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Biden’s Energy Policy – Part Two: Laying the Groundwork for Climate Initiatives

Biden’s Energy Policy – Part Two: Laying the Groundwork for Climate Initiatives

Incoming United States President Joe Biden wasted no time putting the climate crisis back on the U.S. government agenda, proving to the world he meant business to become the “climate president”. With new executive orders detailing far-ranging plans to shift the U.S. away from fossil fuels in order to create millions of jobs in renewable energy while conserving vast swaths of public lands and water, it appears there is a new sheriff in town. But, Biden has taken office at an inflection point in U.S. energy policy, where fossil fuels still dominate transportation and electricity generation, even as they are starting to lose ground to both market forces and shifting public opinion. Now, even though the United States and the world face a profound climate crisis, Joe Biden needs to take his foot off the gas to implement small steps in order to tackle the climate crisis on a united front instead of waging war against fossil fuels.

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Biden’s Energy Policy – Part One

Biden’s Energy Policy – Part One

In his first 48 hours in office, the 46th President of the United States, Joseph Biden Jr. cranked out about 30 executive actions, 14 of which target a broad range of former President Trump’s executive mandates, focusing on themes such as climate change, clean energy, and decarbonization. The chasm between Biden’s agenda and Trump’s legacy is one of the widest in recent decades and nowhere is that contrast more pronounced than on climate change and the environment. Biden comes to power with a sense of urgency about climate change that is unmatched by any previous occupant of the White House, and he is installing people who share his views throughout the government. Biden’s plan for the future of energy in America sets the country down a new path – one aimed at transition and lasting change during his “Clean Energy Revolution – that will have reaching implications both domestically and abroad.

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2021 Hedging Forecast

2021 Hedging Forecast

The recent and dramatic decline in the price of oil illustrates the risk every oil and gas producer faces with energy commodity price volatility. Although depressed prices forced operators to shut-in production to save their bottom lines, companies with hedges were left in a much better position than those who had forgone the option to reduce the impact of unanticipated revenue declines. Without the protection of an effective hedging program, an upstream company’s cash flows are wholly subject to the volatility of the market. Luckily, with upward price projections for the coming year, institutions distributing hedges to major oil companies for a portion of anticipated production may see greater returns than recent years, most certainly greater than 2020. As the story of 2021 continues to show upward crude price projections, it will be important to keep a close eye on which companies choose to hedge early for guaranteed revenue protection and those that hold out or hold off in hopes of a better tomorrow.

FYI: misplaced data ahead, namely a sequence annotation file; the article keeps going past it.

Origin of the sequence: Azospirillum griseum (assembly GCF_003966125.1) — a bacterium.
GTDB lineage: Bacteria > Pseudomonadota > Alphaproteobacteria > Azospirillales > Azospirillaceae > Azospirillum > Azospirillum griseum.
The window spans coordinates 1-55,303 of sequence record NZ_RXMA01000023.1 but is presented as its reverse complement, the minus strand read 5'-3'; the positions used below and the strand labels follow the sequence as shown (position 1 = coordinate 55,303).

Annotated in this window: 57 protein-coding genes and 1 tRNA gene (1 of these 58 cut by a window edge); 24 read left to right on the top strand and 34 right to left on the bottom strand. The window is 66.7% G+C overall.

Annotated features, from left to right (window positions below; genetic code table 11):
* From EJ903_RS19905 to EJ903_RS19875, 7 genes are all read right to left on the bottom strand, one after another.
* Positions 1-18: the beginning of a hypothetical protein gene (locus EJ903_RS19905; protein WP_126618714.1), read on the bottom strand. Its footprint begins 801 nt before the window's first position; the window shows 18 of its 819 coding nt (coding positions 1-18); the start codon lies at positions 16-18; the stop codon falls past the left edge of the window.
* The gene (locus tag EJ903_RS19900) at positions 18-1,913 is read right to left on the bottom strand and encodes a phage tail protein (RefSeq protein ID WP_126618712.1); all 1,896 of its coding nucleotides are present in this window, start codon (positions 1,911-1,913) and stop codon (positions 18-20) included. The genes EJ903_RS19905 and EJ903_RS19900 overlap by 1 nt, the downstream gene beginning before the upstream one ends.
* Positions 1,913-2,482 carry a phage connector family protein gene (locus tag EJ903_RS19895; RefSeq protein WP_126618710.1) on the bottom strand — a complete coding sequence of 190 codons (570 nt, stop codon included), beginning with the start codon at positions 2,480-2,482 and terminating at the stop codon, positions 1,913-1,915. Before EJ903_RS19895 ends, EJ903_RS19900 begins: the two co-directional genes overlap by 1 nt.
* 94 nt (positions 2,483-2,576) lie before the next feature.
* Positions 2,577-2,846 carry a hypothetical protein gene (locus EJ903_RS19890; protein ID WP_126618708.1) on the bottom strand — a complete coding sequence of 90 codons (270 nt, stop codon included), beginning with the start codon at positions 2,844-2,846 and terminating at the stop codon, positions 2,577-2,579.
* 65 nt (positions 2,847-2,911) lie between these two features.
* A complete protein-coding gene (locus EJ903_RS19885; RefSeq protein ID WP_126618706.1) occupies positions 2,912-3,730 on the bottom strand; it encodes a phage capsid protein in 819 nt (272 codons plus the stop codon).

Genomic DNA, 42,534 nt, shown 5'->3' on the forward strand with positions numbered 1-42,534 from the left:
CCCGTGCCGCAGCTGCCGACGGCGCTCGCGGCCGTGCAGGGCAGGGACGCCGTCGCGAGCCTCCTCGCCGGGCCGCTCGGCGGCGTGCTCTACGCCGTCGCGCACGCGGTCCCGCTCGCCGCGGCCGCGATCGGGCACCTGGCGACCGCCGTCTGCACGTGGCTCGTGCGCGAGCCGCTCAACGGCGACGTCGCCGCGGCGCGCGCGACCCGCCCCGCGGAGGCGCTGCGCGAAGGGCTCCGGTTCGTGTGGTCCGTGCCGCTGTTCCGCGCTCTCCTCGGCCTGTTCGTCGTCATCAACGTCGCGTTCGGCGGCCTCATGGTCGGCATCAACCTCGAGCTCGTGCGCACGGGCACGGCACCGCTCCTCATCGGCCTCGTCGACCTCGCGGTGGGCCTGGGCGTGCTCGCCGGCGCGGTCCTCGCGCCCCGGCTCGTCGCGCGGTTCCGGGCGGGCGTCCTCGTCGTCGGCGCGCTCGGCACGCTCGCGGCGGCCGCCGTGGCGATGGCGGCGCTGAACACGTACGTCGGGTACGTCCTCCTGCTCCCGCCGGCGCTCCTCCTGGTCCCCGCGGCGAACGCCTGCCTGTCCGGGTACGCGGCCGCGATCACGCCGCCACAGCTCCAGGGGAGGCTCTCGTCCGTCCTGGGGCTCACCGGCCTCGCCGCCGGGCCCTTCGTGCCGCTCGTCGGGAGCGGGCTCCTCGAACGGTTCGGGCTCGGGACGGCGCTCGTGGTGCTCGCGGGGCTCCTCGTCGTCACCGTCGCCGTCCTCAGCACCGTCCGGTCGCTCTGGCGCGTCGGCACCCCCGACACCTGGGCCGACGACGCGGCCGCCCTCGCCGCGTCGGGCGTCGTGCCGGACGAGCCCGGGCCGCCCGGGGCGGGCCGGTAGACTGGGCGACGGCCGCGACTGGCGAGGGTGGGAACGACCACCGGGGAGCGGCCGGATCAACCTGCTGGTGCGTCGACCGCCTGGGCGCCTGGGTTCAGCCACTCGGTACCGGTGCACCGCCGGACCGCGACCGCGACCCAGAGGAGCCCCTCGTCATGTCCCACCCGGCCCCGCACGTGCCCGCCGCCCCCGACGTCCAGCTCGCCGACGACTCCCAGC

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Driving Away Investors

E&P companies have driven away investors in the energy sector by not delivering returns amongst a global pursuit for decarbonization. While investor disenchantment within the United States oil industry isn’t new, it appears to have worsened with the COVID-19 market environment. From 2015 to 2016 at the start of the “lower-for-longer” downturn, the market seemed optimistic about the industry. By 2020, the double impact of the global pandemic and the Russia/Saudi price war seems to have led many investors to avoid oil stocks and as they start seeking new opportunities. Moving forward into 2021 and 2022, capital will be difficult to source until investors feel comfortable that the industry can develop resources without squandering their money again.

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Natural Gas Update – The Delayed Bull Market